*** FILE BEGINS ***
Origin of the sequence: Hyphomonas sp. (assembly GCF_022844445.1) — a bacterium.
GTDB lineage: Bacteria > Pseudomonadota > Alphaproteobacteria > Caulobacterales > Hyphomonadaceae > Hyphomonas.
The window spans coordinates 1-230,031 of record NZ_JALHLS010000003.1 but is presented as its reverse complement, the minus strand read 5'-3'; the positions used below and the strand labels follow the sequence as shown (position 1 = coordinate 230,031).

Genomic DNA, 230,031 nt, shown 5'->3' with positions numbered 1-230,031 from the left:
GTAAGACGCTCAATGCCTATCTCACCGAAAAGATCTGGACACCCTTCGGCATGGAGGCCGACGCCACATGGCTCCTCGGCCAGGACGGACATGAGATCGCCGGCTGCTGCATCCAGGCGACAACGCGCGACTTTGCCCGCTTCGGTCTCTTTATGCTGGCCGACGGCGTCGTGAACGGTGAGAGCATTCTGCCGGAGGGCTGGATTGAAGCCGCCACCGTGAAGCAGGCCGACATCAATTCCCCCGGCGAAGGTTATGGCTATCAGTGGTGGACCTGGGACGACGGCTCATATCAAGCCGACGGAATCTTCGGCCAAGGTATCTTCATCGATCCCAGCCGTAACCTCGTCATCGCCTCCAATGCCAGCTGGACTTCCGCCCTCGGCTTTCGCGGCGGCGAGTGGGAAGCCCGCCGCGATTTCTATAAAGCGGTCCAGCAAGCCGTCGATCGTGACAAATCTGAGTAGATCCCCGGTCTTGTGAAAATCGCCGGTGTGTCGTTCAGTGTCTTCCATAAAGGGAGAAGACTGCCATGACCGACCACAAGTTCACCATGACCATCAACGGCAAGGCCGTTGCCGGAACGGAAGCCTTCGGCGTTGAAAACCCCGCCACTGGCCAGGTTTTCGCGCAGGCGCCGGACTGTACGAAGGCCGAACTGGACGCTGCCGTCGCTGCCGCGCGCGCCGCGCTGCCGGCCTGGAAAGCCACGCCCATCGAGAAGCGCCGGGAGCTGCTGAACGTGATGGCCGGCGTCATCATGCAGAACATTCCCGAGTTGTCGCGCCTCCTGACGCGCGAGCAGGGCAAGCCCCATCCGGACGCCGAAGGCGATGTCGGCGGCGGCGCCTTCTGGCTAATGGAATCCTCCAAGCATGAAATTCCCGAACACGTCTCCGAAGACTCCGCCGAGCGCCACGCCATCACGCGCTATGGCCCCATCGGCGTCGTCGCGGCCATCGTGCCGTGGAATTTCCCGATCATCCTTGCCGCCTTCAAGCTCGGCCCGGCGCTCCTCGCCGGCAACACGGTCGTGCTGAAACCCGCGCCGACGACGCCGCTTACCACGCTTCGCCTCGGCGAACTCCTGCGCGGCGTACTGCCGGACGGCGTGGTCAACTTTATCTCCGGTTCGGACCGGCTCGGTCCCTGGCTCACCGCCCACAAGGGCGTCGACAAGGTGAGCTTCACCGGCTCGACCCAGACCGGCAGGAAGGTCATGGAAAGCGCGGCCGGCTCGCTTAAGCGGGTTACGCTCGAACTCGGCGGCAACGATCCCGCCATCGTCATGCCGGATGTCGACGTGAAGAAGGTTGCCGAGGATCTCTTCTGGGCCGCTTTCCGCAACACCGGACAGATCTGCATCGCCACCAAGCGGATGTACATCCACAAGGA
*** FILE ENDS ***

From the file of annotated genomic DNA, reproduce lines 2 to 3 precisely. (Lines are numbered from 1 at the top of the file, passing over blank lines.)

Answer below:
GTDB lineage: Bacteria > Pseudomonadota > Alphaproteobacteria > Caulobacterales > Hyphomonadaceae > Hyphomonas.
The window spans coordinates 1-230,031 of record NZ_JALHLS010000003.1 but is presented as its reverse complement, the minus strand read 5'-3'; the positions used below and the strand labels follow the sequence as shown (position 1 = coordinate 230,031).